How Prize Thoroughbred Horses Were Rescued After Germany’s Surrender in WWII

German horsemen cross the Polish border. <a href=,_Polen,_Schlagbaum,_deutsche_Soldaten.jpg>Photo Credit</a>
German horsemen cross the Polish border. Photo Credit

In the last days of World War II, a secret operation was approved by General George Patton to rescue 500 of Europe’s finest thoroughbred horses. It has been described as “War Horse with a twist.”

The story of the operation that ensured the bloodlines of many Lipizzaner horses would continue is the subject of “The Perfect Horse,” by an American author, Elizabeth Letts.

“General Patton effectively gave these soldiers permission to rescue these horses but, if it went wrong, they were dumb cavalrymen on their own,” said Letts.

“They were crazy. Who would do this? It didn’t make that much of sense. It’s like ‘War Horse’ with a twist.

“They just wanted to get these horses; that’s how important they were to them. They valued horses pound for pound like fine art and risked men’s lives for this.”

Gustav Rau was Hitler’s chief of breeding. He was given stables in Hostau, Czechoslovakia, to collect the finest horses in Europe, from Lipizzaners to Arabs. The goal was to create the perfect war horse.

His inspiration came from the 1912 Olympics where he saw some of the best military horses in the world lined up next to each other. That gave him the idea to “develop a German breed of military horse that was as clearly associated with Germany as the thoroughbred was with England,” according to Letts.

Hostau happened to be in the path of Patton’s Third Army in the west and the Red Army in the east. The German forces were preparing to battle to the end despite the inevitable outcome.

German soldiers load horses onto boxcar, southern Russia. Source: Bundesarchiv, Bild 101I-217-0473-23A / Scheffler / CC-BY-SA 3.0 / CC BY-SA 3.0 de / Wikipedia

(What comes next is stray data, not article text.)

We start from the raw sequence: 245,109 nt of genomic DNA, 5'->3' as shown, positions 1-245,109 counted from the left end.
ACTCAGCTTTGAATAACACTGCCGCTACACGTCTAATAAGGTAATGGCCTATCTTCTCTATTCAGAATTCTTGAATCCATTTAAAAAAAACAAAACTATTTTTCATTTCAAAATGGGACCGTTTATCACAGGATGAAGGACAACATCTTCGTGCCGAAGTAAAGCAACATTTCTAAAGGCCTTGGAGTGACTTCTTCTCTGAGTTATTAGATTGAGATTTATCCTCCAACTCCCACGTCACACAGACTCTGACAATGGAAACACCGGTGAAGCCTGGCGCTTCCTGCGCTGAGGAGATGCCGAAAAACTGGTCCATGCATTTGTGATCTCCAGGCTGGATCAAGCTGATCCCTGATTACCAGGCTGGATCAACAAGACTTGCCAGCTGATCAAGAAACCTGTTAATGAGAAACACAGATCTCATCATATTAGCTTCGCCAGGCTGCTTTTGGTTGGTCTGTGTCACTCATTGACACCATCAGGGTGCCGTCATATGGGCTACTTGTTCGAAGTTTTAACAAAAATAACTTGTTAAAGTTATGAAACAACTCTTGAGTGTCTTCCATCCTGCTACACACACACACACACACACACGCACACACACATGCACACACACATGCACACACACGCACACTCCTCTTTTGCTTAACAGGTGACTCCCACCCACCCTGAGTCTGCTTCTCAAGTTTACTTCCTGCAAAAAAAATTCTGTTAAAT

German soldiers load horses onto a boxcar, southern Russia. Photo Credit

All the main actors in this piece of history have passed away. Their stories, though, have been handed down to their families.

Ulrich “Ric” Rudofsky remembers visiting the stables that his uncle Lieutenant Colonel Hubert Rudofsky managed, back when he was ten years old.

“One of the expressions as I remember, was that he had to do something about the horses before the Russians ate them,” Rudofsky remembers about his uncle. His uncle received an award in 1985 for his efforts to save the horses in 1945.

“He was never a member of the Nazi party, a prisoner of war or anything like that. At the end of all, he just took off his uniform and went with the horses. He was a real lover of horses. He was a hero to me; he was my idol.”

The Germans officially surrendered on May 7, 1945. Earlier, a German intelligence officer had warned Rudofsky that the war was effectively over. Eleven days before the German surrender, that officer surrendered to the US 2nd Cavalry Group and turned over numerous photos of thoroughbred horses.

The leader of the cavalry group, Colonel Charles Hancock “Hank” Reed informed Patton who said, “Get them. Make it fast!”

The lead vet at the stables, Captain Rudolf Lessing, was called upon to help develop a plan to save the horses.

Lessing said to his officers, “It is our duty to do everything we can to save them. It is unimportant for us to win the war here at Hostau on April 27 or 28. We should have done this four years ago. It’s too late now.”

Ra Boe / Wikipedia / CC BY-SA 3.0 de
Photo Credit

In the meantime, another German general arrived in Hostau. This general was determined to fight, threatening the surrender that Rudofsky had promised the Allies.

In spite of the late theatrics, a peaceful surrender was arranged the next day. Lieutenant William Donald “Quin” Quinlivan was the first of 70 troops to reach Hostau.

His daughter, Maureen Quinlivan Nolan, heard her father’s stories growing up. “He happened to be at the right place at the right time and was delegated to be the man on the scene with the troops.”

“A part of his concern was that the Russians would get the horses and not see their value for animal husbandry.”

Once they secured the base, the Americans thought that the mission was complete. On April 30, however, a small German force determined to fight to the death, engaged the American troops in a five-hour battle.

Nolan said “They had to encounter a firefight with some SS troops who were going to go down fighting. There were some pictures of some shelled or mortared vehicles, so it was reasonably serious.”

Two Americans lost their lives in what would be the group’s final encounter in WWII.

Shortly after the Germans surrendered, Colonel Alois Podhajsky, who rode at the 1936 Olympics and was head of the Spanish Riding School of Vienna, was reunited with his horses.

A total of 244 of those horses were driven to Austria. Arabs and other thoroughbreds made their way to the US.

Ian Harvey

Ian Harvey is one of the authors writing for WAR HISTORY ONLINE